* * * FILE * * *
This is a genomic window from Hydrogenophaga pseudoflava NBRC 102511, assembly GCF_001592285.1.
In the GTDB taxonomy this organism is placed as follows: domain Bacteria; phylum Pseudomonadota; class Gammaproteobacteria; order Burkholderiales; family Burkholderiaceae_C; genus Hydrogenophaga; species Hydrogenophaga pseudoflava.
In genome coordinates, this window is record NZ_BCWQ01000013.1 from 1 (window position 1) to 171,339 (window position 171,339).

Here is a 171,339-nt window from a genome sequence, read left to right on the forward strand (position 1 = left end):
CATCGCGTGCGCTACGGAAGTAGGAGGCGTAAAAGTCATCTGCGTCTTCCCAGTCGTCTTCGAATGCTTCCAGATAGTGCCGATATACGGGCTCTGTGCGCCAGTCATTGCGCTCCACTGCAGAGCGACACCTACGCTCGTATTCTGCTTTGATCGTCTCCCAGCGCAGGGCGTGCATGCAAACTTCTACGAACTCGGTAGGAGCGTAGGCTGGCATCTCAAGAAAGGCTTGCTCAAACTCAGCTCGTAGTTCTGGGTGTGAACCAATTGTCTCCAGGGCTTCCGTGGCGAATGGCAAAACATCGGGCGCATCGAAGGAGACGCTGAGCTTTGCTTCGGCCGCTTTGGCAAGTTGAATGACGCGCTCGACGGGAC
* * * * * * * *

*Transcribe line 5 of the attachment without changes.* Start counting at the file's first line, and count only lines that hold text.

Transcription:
CATCGCGTGCGCTACGGAAGTAGGAGGCGTAAAAGTCATCTGCGTCTTCCCAGTCGTCTTCGAATGCTTCCAGATAGTGCCGATATACGGGCTCTGTGCGCCAGTCATTGCGCTCCACTGCAGAGCGACACCTACGCTCGTATTCTGCTTTGATCGTCTCCCAGCGCAGGGCGTGCATGCAAACTTCTACGAACTCGGTAGGAGCGTAGGCTGGCATCTCAAGAAAGGCTTGCTCAAACTCAGCTCGTAGTTCTGGGTGTGAACCAATTGTCTCCAGGGCTTCCGTGGCGAATGGCAAAACATCGGGCGCATCGAAGGAGACGCTGAGCTTTGCTTCGGCCGCTTTGGCAAGTTGAATGACGCGCTCGACGGGAC